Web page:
Lessed cases of measles around the world have increased by 79% during the first two months of 2022 compared to the same period in 2021. This is the dizzying observation drawn up by the WHO and UNICEF, who say they fear a serious measles outbreak this year.
In a joint statement made public on April 27, the two UN agencies specified that 17,338 cases of measles were recorded worldwide in January and February 2022, compared to 9,665 in the first two months of the previous year, which, according to the same source, leads to an increased risk of the spread of vaccine-preventable diseases.
A potentially fatal disease, measles represents a significant danger, especially for children under the age of five. By weakening the immune system, the measles virus can in some cases cause complications, thus causing inflammation of the brain or even pneumonia.
Measles is also an extremely contagious viral disease. This is why vaccination remains the only safe and effective way to fight the epidemic. Immunizing against three infections at the same time, namely measles, mumps and rubella, the MMR vaccine given in two doses confers protection for several decades.
Indeed, the current explosion of measles cases is, according to said international organizations, due to the disruption of health systems linked to the pandemic, all over the world, which has led to an exceptional intensification of inequalities in access to vaccines.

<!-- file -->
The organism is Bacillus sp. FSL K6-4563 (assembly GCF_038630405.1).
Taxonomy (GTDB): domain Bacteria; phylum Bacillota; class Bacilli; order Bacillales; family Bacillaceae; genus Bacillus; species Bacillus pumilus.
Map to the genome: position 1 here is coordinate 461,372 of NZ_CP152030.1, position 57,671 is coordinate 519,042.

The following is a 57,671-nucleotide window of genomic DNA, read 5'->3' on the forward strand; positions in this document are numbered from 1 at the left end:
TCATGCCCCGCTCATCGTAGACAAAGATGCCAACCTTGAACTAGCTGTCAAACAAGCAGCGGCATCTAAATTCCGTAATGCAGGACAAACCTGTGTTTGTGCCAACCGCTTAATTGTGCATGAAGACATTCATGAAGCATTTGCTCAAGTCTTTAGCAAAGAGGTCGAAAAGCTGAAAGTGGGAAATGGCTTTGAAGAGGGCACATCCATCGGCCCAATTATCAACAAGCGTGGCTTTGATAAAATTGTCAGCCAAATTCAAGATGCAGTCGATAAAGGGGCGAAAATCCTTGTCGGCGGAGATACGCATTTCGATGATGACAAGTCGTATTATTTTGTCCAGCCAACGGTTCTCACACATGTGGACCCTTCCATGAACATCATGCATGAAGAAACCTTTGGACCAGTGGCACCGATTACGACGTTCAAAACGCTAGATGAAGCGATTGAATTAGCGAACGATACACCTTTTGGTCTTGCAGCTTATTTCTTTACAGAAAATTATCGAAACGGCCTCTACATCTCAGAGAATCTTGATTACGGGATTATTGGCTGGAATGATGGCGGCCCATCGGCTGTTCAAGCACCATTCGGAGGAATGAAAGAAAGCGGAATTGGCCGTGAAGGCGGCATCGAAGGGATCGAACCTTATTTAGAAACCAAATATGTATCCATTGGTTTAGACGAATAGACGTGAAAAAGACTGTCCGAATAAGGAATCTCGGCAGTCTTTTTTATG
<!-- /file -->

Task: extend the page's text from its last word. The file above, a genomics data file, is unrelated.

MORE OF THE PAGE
At the national level, Dr. Moulay Said Afif, president of Infovac-Morocco and pediatrician, assures that thanks to the National Measles Elimination Strategy, the Kingdom is not one of the countries affected by this outbreak of cases. “During the confinement, the Moroccan Pediatric Association in collaboration with the regional pediatric associations in Morocco sounded the alarm about the disruption of the measles vaccination operation following which the vaccination coverage rate is dropped, in the space of a month, from 95% to 63%. We then launched an awareness campaign to ensure that measles vaccination continues despite the restrictions put in place to stem the spread of Covid-19,” he said.
“Thanks to catch-up campaigns, the vaccination coverage rate has increased from 63% to 93%. Remember that through the organization in 2013 of the national campaign against measles and rubella, more than 10 million children aged between 9 and 19 were able to receive their vaccine. As a result, Morocco currently registers very few cases of measles”, concludes Dr. Afif.
Par Mary Ait Ouaanna